Cerebral Palsy

This is the general term for a number of neurological conditions that affect movement and co-ordination. Cerebral palsy is caused by a problem in the parts of the brain responsible for controlling muscles. The condition can occur if the brain develops abnormally or is damaged before, during or shortly after birth.

There can be several causes for cerebral palsy such as a difficult or premature birth or an infection but sometimes the cause is not known. Cerebral palsy can occur with other problems such as epilepsy, hearing and/or vision problems.

Cerebral palsy normally becomes apparent during the first three years of life. A child with cerebral palsy has difficulty in achieving the normal developmental motor milestones. They are usually slower to crawl, walk and or talk. The physical movement difficulties vary according to the type of cerebral palsy a child has and the severity of the movement and co-ordination problems vary considerably.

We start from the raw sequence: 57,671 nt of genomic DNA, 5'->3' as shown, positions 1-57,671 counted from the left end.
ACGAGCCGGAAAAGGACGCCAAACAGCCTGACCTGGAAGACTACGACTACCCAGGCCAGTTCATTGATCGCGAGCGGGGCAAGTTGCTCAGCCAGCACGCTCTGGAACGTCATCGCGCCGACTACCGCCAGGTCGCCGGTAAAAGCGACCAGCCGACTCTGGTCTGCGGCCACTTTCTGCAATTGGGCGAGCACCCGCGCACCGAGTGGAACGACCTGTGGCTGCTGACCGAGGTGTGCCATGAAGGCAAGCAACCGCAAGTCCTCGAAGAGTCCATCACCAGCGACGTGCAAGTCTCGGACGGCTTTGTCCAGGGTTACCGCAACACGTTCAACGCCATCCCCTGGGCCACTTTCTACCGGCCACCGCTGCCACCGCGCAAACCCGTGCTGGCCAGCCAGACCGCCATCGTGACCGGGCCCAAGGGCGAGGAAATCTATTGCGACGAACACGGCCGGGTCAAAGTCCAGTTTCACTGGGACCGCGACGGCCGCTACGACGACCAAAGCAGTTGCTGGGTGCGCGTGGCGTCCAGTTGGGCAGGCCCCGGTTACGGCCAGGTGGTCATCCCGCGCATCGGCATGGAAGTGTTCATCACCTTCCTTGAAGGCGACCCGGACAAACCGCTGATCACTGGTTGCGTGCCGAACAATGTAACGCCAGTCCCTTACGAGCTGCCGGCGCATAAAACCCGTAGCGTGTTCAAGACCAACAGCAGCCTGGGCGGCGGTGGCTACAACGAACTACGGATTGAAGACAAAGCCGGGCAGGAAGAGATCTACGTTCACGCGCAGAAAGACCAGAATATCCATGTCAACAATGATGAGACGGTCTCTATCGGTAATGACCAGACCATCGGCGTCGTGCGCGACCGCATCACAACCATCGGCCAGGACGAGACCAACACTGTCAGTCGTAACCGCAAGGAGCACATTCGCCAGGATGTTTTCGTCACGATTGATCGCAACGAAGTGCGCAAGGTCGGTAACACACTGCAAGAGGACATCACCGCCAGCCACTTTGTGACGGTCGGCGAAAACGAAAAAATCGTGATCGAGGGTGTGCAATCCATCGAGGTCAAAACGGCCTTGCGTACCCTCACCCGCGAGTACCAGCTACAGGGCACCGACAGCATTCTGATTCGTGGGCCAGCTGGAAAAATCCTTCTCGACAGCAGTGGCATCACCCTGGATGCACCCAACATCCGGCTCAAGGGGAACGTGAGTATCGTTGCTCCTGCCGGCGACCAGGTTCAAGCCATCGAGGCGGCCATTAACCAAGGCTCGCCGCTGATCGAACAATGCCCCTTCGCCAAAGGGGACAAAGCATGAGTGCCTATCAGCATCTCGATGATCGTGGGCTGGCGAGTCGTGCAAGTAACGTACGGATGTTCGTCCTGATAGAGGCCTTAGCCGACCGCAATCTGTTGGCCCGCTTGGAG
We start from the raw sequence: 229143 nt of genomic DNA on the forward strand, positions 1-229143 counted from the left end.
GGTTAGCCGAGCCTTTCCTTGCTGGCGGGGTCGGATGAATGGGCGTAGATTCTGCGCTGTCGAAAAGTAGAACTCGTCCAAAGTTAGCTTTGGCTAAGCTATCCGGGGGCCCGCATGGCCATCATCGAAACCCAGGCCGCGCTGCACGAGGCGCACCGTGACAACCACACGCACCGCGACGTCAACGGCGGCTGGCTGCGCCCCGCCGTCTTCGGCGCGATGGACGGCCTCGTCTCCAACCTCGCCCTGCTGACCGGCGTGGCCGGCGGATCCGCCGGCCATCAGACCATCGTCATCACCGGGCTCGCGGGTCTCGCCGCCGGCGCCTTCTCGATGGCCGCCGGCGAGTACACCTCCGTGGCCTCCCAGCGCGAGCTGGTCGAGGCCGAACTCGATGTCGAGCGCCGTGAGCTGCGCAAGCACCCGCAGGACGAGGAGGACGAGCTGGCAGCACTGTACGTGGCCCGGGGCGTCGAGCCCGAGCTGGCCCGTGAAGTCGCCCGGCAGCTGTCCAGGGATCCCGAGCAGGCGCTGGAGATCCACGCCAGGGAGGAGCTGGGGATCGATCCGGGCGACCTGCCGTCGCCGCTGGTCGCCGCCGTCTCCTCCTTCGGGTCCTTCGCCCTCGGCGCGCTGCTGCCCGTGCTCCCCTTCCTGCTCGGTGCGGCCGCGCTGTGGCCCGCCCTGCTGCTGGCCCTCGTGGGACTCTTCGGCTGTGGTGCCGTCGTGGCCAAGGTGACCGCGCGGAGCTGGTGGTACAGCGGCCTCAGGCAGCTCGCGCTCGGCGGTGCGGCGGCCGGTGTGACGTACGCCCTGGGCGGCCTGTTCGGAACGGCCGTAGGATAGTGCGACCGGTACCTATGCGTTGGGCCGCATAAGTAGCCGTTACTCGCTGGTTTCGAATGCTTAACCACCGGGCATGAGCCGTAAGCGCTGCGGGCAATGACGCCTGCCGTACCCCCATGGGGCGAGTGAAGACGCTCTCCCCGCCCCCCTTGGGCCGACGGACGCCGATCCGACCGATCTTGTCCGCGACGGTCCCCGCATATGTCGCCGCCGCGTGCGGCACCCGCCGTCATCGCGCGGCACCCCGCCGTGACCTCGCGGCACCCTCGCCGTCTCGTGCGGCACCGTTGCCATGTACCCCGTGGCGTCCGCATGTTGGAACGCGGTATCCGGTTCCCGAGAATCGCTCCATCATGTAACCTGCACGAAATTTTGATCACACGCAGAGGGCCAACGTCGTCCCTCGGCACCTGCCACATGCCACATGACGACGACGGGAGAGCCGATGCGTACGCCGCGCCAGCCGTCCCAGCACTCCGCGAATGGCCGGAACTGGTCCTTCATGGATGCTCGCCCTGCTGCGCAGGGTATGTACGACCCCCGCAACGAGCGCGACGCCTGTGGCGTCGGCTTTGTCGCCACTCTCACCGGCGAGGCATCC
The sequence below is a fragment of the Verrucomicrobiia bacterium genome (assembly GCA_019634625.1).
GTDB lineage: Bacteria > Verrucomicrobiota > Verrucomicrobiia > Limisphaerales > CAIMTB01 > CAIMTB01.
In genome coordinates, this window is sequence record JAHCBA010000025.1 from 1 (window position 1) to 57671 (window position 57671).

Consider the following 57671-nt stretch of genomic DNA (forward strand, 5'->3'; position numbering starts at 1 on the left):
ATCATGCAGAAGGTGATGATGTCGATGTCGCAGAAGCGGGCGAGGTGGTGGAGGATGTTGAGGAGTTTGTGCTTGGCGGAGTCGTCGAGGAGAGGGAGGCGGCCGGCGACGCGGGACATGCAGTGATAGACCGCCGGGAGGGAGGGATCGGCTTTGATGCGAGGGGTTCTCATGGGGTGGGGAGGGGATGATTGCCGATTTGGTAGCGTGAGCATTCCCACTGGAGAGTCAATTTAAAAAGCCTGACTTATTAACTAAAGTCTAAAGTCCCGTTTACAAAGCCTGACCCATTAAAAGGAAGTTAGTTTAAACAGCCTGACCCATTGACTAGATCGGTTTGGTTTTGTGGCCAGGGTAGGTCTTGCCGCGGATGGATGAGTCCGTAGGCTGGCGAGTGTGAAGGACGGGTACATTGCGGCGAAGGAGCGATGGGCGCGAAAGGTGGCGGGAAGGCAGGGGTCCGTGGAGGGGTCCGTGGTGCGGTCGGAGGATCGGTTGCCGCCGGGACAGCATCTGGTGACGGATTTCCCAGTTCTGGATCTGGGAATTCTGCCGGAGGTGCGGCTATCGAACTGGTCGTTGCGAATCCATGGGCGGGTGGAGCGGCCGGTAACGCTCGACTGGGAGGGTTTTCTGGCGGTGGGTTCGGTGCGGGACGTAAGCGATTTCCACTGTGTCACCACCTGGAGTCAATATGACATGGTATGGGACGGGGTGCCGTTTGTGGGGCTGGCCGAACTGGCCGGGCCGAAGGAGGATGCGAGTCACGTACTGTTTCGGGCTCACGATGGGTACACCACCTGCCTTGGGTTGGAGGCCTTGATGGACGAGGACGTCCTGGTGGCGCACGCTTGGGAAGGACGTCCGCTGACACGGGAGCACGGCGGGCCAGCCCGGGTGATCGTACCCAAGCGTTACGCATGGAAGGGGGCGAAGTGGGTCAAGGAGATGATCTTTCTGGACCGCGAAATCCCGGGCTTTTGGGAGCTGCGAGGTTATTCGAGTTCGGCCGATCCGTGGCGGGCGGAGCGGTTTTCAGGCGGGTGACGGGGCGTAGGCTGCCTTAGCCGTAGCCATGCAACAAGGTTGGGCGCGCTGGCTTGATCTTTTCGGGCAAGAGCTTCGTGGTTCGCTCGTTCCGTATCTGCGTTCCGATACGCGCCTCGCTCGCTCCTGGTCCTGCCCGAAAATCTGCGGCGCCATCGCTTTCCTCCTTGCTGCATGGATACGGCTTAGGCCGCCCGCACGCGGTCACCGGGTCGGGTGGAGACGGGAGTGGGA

Children with cerebral palsy may attend specialist educational settings or mainstream school.

The presenting problems for a child with cerebral palsy include –

  • Muscle tone
  • Co-ordination
  • Speech and communication

Speech and Language Therapists can help a child with these difficulties by –

  • Advising and managing early eating and drinking problems
  • Assessing a child’s communication levels and skills
  • Devising specific step by step programs to help develop communication skills
  • Advising on early communication skills and play
  • Working directly with a child
  • Advising staff and parents
  • Passing on their knowledge of different forms of communication
  • Having an up to date knowledge of electronic communication aids and switches
  • Teaching a child to use different forms of communication and monitoring this

Last updated: January 26th, 2018